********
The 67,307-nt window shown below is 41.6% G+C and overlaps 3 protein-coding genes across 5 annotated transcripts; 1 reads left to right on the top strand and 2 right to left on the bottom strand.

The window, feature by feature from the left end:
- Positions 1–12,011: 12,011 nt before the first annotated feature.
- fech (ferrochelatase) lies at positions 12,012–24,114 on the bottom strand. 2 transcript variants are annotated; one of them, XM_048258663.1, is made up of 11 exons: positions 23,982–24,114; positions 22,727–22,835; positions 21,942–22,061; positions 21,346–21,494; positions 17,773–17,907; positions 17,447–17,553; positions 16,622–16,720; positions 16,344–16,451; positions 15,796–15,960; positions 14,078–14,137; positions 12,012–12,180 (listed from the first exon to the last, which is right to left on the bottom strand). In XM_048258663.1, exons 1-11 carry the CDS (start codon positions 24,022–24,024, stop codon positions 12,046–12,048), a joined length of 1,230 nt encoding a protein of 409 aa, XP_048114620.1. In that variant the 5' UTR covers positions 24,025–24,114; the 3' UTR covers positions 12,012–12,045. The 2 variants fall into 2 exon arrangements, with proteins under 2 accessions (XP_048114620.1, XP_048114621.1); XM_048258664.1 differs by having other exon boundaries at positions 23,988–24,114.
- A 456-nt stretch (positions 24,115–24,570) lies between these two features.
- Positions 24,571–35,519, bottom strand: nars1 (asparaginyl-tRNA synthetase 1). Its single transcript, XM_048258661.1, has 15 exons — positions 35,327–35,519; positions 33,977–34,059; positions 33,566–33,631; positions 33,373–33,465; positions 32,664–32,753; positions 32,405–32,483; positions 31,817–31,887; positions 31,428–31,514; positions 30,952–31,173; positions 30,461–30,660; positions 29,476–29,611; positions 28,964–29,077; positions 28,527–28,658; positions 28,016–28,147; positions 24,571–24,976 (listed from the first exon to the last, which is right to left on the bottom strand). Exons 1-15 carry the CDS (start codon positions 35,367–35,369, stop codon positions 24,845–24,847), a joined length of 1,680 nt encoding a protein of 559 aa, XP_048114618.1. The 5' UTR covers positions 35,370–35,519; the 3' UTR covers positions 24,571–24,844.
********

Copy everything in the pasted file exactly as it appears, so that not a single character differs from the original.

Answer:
The 67,307-nt window shown below is 41.6% G+C and overlaps 3 protein-coding genes across 5 annotated transcripts; 1 reads left to right on the top strand and 2 right to left on the bottom strand.

The window, feature by feature from the left end:
- Positions 1–12,011: 12,011 nt before the first annotated feature.
- fech (ferrochelatase) lies at positions 12,012–24,114 on the bottom strand. 2 transcript variants are annotated; one of them, XM_048258663.1, is made up of 11 exons: positions 23,982–24,114; positions 22,727–22,835; positions 21,942–22,061; positions 21,346–21,494; positions 17,773–17,907; positions 17,447–17,553; positions 16,622–16,720; positions 16,344–16,451; positions 15,796–15,960; positions 14,078–14,137; positions 12,012–12,180 (listed from the first exon to the last, which is right to left on the bottom strand). In XM_048258663.1, exons 1-11 carry the CDS (start codon positions 24,022–24,024, stop codon positions 12,046–12,048), a joined length of 1,230 nt encoding a protein of 409 aa, XP_048114620.1. In that variant the 5' UTR covers positions 24,025–24,114; the 3' UTR covers positions 12,012–12,045. The 2 variants fall into 2 exon arrangements, with proteins under 2 accessions (XP_048114620.1, XP_048114621.1); XM_048258664.1 differs by having other exon boundaries at positions 23,988–24,114.
- A 456-nt stretch (positions 24,115–24,570) lies between these two features.
- Positions 24,571–35,519, bottom strand: nars1 (asparaginyl-tRNA synthetase 1). Its single transcript, XM_048258661.1, has 15 exons — positions 35,327–35,519; positions 33,977–34,059; positions 33,566–33,631; positions 33,373–33,465; positions 32,664–32,753; positions 32,405–32,483; positions 31,817–31,887; positions 31,428–31,514; positions 30,952–31,173; positions 30,461–30,660; positions 29,476–29,611; positions 28,964–29,077; positions 28,527–28,658; positions 28,016–28,147; positions 24,571–24,976 (listed from the first exon to the last, which is right to left on the bottom strand). Exons 1-15 carry the CDS (start codon positions 35,367–35,369, stop codon positions 24,845–24,847), a joined length of 1,680 nt encoding a protein of 559 aa, XP_048114618.1. The 5' UTR covers positions 35,370–35,519; the 3' UTR covers positions 24,571–24,844.